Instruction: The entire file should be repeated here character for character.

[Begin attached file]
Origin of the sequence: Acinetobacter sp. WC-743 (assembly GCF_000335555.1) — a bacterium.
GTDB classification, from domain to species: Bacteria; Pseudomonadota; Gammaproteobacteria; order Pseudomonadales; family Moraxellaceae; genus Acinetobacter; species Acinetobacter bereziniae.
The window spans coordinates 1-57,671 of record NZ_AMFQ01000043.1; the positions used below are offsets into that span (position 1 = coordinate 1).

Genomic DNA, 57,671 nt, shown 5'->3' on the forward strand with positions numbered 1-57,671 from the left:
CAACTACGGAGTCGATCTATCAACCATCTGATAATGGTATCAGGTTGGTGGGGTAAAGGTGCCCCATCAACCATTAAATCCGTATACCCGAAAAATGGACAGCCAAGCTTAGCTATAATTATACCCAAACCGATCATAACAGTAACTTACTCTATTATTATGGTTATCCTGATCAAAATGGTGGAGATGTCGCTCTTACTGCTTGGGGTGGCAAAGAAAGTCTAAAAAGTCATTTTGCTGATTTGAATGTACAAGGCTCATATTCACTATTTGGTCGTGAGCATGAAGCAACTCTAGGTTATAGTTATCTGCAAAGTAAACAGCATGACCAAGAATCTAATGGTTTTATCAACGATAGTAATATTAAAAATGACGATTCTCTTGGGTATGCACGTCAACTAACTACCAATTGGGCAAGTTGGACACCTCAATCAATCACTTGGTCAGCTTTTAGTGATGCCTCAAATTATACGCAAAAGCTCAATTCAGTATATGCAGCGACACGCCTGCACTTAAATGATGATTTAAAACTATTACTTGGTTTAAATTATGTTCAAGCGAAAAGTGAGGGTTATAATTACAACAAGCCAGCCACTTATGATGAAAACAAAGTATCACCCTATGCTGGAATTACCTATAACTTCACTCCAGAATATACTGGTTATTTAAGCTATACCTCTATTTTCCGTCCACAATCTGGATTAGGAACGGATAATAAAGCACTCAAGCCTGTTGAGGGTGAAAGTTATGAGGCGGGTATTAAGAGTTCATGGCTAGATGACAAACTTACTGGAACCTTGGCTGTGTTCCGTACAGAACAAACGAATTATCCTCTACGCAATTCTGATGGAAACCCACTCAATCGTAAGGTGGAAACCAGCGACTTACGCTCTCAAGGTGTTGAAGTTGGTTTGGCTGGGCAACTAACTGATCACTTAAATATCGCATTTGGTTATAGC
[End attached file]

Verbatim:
Origin of the sequence: Acinetobacter sp. WC-743 (assembly GCF_000335555.1) — a bacterium.
GTDB classification, from domain to species: Bacteria; Pseudomonadota; Gammaproteobacteria; order Pseudomonadales; family Moraxellaceae; genus Acinetobacter; species Acinetobacter bereziniae.
The window spans coordinates 1-57,671 of record NZ_AMFQ01000043.1; the positions used below are offsets into that span (position 1 = coordinate 1).

Genomic DNA, 57,671 nt, shown 5'->3' on the forward strand with positions numbered 1-57,671 from the left:
CAACTACGGAGTCGATCTATCAACCATCTGATAATGGTATCAGGTTGGTGGGGTAAAGGTGCCCCATCAACCATTAAATCCGTATACCCGAAAAATGGACAGCCAAGCTTAGCTATAATTATACCCAAACCGATCATAACAGTAACTTACTCTATTATTATGGTTATCCTGATCAAAATGGTGGAGATGTCGCTCTTACTGCTTGGGGTGGCAAAGAAAGTCTAAAAAGTCATTTTGCTGATTTGAATGTACAAGGCTCATATTCACTATTTGGTCGTGAGCATGAAGCAACTCTAGGTTATAGTTATCTGCAAAGTAAACAGCATGACCAAGAATCTAATGGTTTTATCAACGATAGTAATATTAAAAATGACGATTCTCTTGGGTATGCACGTCAACTAACTACCAATTGGGCAAGTTGGACACCTCAATCAATCACTTGGTCAGCTTTTAGTGATGCCTCAAATTATACGCAAAAGCTCAATTCAGTATATGCAGCGACACGCCTGCACTTAAATGATGATTTAAAACTATTACTTGGTTTAAATTATGTTCAAGCGAAAAGTGAGGGTTATAATTACAACAAGCCAGCCACTTATGATGAAAACAAAGTATCACCCTATGCTGGAATTACCTATAACTTCACTCCAGAATATACTGGTTATTTAAGCTATACCTCTATTTTCCGTCCACAATCTGGATTAGGAACGGATAATAAAGCACTCAAGCCTGTTGAGGGTGAAAGTTATGAGGCGGGTATTAAGAGTTCATGGCTAGATGACAAACTTACTGGAACCTTGGCTGTGTTCCGTACAGAACAAACGAATTATCCTCTACGCAATTCTGATGGAAACCCACTCAATCGTAAGGTGGAAACCAGCGACTTACGCTCTCAAGGTGTTGAAGTTGGTTTGGCTGGGCAACTAACTGATCACTTAAATATCGCATTTGGTTATAGC